Here is my situation, I am not allowed to use Find, but our clients asked for a lot of search related functionalities for example related news, search panels with multiple filters, sorting etc.
I tried to use Criteria Search, but it just cannot handle "complex" logic such as "A && (B || C)".
Then I tried to switch to Full-Text search, I found some post about customized lucene fields and I was really happy for about an hour. Then I found out there is no sorting anywhere in the API, which is a huge deal on the functionality. Also, apparently there is a 1000 limit on the search result, so we cannot even do a partial query here and do the rest in memory.
As a result of my research, these two option is really not good enough for the requirement. And we are concerned about the performance if we do the search without the help of DBMS or index. Any ideas on how to extend the built-in searchs or other alternative options?
I am thinking about include lucene.net and create a custom index. But I just want to hold this thought untill there is absolutely no hope doing it in EpiServer.
You need to convince your clients that Find is the perfect fit. It's the best, most scalable and least expensive (compared to writing search functionality from scratch with a custom index) solution.
I agree with Mari but if it's absolutely impossible to convince your clients about Find I would probably take a look at ElasticSearch and some .NET wrapper for it like NEST. But then you would have to handle all the events in the CMS to reindex content when it changes and make sure to index all language versions of your content etc etc. I haven't used it myself but I'm guessing it's a lot of extra work compared to using Find.
Standard EPiServer search
Very good, extendable, requires no hosting / maintenance. The API has some limitations here and there, but you can always query the search index using Lucene.NET. You won’t get index locking issues as long as you keep only one instance of index writer.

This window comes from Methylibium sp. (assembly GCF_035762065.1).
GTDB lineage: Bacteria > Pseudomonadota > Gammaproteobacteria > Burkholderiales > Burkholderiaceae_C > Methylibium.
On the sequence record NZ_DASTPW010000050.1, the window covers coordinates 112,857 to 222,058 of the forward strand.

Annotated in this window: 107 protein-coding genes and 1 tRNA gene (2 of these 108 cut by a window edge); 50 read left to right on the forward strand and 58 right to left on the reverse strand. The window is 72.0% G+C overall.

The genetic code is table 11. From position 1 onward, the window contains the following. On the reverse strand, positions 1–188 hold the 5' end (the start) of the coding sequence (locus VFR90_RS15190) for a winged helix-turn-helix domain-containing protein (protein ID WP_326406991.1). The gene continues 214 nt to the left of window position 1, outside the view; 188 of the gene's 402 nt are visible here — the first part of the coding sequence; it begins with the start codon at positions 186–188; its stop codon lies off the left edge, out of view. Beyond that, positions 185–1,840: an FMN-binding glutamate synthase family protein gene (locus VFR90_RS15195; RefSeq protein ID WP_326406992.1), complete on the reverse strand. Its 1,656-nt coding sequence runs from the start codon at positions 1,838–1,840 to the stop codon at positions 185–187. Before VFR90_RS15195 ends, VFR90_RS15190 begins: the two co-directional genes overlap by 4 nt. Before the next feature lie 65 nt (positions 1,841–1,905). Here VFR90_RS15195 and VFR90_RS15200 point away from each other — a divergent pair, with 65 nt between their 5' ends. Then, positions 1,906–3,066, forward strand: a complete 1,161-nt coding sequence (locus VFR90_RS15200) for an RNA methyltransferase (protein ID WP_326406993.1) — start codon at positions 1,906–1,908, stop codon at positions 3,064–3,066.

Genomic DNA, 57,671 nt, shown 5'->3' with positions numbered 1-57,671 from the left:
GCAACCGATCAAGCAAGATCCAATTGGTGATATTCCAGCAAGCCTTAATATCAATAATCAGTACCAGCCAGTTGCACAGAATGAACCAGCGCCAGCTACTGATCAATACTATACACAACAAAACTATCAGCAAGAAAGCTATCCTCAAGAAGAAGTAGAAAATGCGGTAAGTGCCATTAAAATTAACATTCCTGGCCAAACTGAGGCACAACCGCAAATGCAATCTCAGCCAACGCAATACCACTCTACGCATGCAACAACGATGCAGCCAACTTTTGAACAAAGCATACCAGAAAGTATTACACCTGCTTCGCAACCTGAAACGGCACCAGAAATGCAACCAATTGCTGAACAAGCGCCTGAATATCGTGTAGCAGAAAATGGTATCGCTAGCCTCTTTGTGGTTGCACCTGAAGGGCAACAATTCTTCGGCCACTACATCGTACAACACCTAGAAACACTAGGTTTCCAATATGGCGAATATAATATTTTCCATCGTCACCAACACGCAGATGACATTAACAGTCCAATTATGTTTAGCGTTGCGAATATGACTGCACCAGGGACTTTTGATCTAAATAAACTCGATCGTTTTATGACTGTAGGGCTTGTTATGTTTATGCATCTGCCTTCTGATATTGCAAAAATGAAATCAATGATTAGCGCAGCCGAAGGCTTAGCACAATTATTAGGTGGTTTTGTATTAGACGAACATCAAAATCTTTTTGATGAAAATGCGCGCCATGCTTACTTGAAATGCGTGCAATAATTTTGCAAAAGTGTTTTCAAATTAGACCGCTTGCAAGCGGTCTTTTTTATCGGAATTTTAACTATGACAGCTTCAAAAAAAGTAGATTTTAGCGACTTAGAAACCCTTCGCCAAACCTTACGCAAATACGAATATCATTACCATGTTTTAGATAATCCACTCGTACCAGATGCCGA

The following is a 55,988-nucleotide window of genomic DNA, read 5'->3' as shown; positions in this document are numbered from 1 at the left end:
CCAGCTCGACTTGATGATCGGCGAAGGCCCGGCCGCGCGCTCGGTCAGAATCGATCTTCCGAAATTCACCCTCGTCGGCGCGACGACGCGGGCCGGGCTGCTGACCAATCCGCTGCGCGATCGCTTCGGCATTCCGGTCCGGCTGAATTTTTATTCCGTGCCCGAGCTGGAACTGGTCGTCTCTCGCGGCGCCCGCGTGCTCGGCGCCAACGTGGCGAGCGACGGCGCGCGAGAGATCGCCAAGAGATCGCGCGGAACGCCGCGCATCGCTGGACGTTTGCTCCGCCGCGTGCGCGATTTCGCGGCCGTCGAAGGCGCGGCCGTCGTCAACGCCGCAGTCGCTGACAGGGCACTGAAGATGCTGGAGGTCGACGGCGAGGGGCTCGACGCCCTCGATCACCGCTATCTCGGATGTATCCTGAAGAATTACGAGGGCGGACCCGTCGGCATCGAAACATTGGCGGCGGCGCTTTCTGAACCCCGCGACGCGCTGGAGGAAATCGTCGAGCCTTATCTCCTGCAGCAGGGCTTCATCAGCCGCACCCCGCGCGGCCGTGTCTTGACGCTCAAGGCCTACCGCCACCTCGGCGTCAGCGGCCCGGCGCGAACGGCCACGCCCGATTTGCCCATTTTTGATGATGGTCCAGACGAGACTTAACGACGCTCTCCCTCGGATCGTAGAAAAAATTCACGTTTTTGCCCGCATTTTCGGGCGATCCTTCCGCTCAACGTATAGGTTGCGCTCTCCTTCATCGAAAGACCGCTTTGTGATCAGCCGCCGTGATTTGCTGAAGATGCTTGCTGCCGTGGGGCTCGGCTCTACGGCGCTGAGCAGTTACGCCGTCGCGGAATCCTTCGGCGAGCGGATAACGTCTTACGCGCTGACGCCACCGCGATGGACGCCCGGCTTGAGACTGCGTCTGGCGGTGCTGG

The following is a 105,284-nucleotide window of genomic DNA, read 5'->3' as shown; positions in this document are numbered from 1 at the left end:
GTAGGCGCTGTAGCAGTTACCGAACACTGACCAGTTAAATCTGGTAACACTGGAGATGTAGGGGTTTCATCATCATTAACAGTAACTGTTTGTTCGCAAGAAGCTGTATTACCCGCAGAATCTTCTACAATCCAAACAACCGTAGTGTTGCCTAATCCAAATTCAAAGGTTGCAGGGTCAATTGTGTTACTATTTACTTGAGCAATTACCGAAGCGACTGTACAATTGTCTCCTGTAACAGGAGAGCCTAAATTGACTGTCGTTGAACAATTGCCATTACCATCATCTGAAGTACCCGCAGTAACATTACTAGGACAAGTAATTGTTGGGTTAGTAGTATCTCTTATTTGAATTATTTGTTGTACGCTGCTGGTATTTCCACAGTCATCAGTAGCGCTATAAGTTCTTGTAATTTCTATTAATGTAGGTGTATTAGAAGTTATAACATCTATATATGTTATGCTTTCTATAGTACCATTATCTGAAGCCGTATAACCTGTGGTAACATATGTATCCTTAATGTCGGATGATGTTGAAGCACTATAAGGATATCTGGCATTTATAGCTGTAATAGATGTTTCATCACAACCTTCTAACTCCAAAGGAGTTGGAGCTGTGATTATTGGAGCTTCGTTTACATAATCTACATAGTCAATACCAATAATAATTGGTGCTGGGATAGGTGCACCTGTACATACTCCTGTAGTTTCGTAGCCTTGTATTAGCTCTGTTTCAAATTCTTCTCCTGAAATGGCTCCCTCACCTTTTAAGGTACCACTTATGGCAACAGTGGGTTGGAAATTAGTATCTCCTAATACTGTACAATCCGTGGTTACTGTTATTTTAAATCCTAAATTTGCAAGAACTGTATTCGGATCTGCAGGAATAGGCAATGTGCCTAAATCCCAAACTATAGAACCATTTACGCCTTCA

Documentation could contain more code samples :)
Open source, pure .NET, no hosting / maintenance issues. In combination with Lucene.Net.Contrib, developers can make very powerful search solutions.
Developers have to code the indexing logic (what happens when editors move / publish / delete IContent), but that’s not something that takes weeks (at least not after a couple of projects).Lucene.Net.ObjectMapping can also save some coding time.
With Lucene.NET, you have the full control, it can handle up to million documents w/o problems, etc. but
Great product, comes with a lot of features out of the box, you can get it up and running in the cloud (Azure / Amazon EC2) in no time.
Cons: personally, sometimes it’s a bit too magical :) It has nice tools for analytics, managing clusters, etc. but as a developer, I’m more interested in debugging index / queries.
Hosted elasticsearch solutions can be a bit expensive, and if you go for azure / amazon / your own server, you have to maintain it by yourself. Java updates can be very nasty sometimes :)
My personal favorite. Almost the same set of features as Elasticsearch, it may be a bit more difficult to set up than ES but not that much. It has amazing dashboard, and IMO it’s not as "magical" as Elasticsearch :)
Both Elasticsearch and Apache Solr have cloud support, but they can handle millions of documents on a single server w/o any issues, as long as you feed them with lots of RAM :) Of course, everything depends on complexity of documents and search queries.
Hi Dejan Caric ,
I am very interested in "query the search index using Lucene.NET" in your first paragraph, can you elaborate how to do that? The way I understand it is to bypass the API & IndexingService.svc and setup a Lucene query targeting the "physical" index in data folder, is that what you are suggesting?